Up & Atom

The US Department of Energy’s National Nuclear Security Administration (NNSA) submitted its annual report on Transfers of Civil Nuclear Technology to Congress for fiscal year (FY) 2019. The report fulfills the agency’s obligation under Section 3136(e) of the National Defense Authorization Act for Fiscal Year 2016 to submit an annual report covering its review of applications to transfer US civil nuclear technology to foreign persons.

Section 57b of the Atomic Energy Act governs the production or development of special nuclear material outside the United States. 10 CFR Part 810 implements Section 57b(2), and controls the export of unclassified nuclear technology and assistance. Part 810 also enables peaceful nuclear trade by helping to ensure that nuclear technologies transferred to foreign atomic energy activities within the United States and abroad will be used only for peaceful purposes. The Secretary of Energy has generally authorized certain exports of nuclear technology that are “non-inimical” to the interests of the United States, but requires the agency’s prior written approval in the form of specific authorizations for other exports.

FY 2019 Report

In FY 2019, NNSA received 36 applications for specific authorization. It closed out 48 applications for specific authorizations, including 24 approved by the Secretary, four applications denied by the Secretary, 15 applications withdrawn by the applicant, and five applications returned to the applicant without action. It also reviewed more than 600 reports on generally authorized activities and more than 75 reports on specifically authorized activities. The Secretary did not delegate approval of any applications in FY 2019.

On average, the 24 authorizations that the Secretary approved took nine months to review. This represents a slight increase in review time from FY 2018 (average of eight months) because of the approval of applications for transfers to China that were on hold before the release of the US Policy Framework on Civil Nuclear Cooperation in October 2018. Excluding these applications, average review time was approximately six months, which the report says demonstrates a more streamlined review process (a 50% reduction over the last few years).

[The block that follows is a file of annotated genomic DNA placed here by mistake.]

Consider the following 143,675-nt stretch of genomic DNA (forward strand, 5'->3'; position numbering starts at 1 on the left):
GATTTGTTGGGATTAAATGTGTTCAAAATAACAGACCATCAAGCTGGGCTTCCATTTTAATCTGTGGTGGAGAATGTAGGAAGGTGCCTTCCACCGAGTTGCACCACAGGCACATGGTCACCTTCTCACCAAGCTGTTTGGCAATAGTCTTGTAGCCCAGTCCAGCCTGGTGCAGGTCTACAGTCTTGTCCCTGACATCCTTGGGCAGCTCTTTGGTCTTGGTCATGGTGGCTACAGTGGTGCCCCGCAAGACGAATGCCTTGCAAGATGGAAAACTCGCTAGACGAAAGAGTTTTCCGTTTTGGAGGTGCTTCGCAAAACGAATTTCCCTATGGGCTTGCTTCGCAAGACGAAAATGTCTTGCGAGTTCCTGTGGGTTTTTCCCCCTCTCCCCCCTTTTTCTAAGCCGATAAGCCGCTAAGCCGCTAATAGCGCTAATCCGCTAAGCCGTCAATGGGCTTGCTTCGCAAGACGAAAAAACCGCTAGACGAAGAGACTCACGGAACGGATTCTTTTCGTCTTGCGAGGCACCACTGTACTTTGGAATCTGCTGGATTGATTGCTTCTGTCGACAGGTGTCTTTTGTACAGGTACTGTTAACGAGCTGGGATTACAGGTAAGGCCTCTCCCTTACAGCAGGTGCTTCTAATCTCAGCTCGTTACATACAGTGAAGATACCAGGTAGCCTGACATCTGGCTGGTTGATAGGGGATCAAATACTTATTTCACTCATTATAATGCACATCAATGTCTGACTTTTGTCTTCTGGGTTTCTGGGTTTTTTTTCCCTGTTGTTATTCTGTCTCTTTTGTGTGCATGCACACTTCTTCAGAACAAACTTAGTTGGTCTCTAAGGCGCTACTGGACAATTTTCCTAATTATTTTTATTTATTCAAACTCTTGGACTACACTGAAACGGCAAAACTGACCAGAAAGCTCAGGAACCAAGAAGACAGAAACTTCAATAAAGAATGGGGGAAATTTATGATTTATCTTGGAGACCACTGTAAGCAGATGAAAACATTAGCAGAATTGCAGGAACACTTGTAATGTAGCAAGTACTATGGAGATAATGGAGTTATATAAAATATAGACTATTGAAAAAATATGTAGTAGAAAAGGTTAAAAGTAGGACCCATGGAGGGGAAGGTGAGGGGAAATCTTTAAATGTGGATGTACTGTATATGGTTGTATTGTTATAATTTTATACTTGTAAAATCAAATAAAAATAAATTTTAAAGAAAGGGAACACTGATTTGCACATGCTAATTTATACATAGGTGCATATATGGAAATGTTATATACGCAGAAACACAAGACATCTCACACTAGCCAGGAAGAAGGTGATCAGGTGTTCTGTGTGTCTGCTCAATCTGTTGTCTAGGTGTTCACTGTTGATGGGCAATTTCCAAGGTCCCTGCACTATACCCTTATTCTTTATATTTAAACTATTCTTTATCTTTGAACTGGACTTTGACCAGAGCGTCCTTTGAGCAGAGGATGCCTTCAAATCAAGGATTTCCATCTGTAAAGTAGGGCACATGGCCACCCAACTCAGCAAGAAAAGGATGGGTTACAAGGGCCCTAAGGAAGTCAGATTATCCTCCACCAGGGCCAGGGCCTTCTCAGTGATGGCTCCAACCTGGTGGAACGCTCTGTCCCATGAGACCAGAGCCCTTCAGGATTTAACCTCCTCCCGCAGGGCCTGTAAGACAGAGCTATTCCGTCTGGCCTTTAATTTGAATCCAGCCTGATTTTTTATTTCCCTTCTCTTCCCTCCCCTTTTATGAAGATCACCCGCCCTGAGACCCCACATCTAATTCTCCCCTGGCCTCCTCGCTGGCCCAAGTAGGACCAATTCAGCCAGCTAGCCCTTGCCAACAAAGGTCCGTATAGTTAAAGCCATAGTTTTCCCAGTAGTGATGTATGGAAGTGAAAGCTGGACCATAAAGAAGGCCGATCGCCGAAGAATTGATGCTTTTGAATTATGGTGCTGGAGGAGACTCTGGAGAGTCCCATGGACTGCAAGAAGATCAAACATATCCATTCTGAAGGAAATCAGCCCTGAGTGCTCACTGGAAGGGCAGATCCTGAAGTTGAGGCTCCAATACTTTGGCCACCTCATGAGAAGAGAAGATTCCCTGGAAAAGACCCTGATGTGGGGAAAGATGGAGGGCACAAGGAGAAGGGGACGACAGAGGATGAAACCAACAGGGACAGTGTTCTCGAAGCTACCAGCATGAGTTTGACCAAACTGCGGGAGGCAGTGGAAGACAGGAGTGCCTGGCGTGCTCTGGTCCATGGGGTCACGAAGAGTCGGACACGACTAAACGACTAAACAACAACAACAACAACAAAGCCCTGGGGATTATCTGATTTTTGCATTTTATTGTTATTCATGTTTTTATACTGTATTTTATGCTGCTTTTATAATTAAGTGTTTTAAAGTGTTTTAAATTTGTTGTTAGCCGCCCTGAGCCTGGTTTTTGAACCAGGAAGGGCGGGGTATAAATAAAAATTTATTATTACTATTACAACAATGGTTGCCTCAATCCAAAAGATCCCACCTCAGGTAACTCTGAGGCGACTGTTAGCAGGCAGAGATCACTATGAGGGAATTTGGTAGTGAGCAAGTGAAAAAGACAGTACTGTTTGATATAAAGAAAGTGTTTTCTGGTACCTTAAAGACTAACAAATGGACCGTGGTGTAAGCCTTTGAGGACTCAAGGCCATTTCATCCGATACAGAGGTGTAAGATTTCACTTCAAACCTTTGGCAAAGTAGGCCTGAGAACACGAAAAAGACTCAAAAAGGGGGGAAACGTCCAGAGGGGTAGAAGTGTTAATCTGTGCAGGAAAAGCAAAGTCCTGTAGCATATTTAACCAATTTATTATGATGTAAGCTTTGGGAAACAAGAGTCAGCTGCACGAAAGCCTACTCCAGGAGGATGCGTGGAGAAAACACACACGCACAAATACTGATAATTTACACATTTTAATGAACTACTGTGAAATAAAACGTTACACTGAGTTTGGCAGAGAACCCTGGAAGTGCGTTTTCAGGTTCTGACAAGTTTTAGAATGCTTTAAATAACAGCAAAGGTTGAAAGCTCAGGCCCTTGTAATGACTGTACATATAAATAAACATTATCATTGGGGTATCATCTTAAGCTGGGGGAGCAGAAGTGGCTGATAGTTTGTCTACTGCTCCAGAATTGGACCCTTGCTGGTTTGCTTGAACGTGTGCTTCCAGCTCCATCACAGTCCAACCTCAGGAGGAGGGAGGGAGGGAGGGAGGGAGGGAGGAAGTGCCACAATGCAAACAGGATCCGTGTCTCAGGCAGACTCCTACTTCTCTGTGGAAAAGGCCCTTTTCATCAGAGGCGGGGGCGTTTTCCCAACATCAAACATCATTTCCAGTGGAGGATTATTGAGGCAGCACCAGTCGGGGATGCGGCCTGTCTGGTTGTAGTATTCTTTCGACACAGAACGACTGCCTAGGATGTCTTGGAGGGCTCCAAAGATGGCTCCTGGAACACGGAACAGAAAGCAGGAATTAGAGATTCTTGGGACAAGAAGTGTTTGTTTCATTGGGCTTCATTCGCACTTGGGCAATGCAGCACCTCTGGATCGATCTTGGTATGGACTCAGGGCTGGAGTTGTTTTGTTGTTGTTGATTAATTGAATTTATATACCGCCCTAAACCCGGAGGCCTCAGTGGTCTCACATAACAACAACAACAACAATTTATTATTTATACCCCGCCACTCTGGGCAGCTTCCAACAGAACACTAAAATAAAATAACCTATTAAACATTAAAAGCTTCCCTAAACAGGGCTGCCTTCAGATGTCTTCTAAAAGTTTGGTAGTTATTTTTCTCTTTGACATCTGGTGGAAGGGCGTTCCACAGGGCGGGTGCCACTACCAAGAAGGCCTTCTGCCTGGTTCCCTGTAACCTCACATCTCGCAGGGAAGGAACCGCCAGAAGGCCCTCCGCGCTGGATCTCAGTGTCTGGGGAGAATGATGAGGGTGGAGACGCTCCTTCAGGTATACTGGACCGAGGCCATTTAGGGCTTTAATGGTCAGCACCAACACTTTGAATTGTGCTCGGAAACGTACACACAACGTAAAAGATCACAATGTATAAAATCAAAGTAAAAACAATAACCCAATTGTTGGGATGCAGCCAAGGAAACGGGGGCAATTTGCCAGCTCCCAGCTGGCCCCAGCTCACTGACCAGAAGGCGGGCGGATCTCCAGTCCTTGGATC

What we cannot determine from the report, however, is what part of the reduction in average approval times is the result of agency-implemented efficiencies, or the result of an increase in deemed export applications vs. all others. A deemed export application is approved without the US government acquiring assurances from a foreign country. So, an increase in the ratio of deemed export applications could, by itself, significantly contribute to specific authorization approval metrics. We expect the agency-implemented efficiencies did contribute to a reduction in review times, but there would be more transparency to the report if additional metrics were included.

NNSA has been working to streamline the review process since the development of its 2013 Performance Improvement Plan, in which it committed to take all of the following actions:

  • Improve process and data management
  • Reform the interagency process
  • Reduce DOE/NNSA time in process
  • Improve assistance to exporters
  • Expand enforcement and compliance monitoring
  • Increase the use of risk-based decisionmaking

To fulfill these commitments, NNSA has, among other things, developed its online Part 810 portal to allow applicants to submit Part 810 applications electronically, adopted templates for key documents used in the review process, and updated the review process so that NNSA can review most applications in parallel with the US Department of State’s nonproliferation review.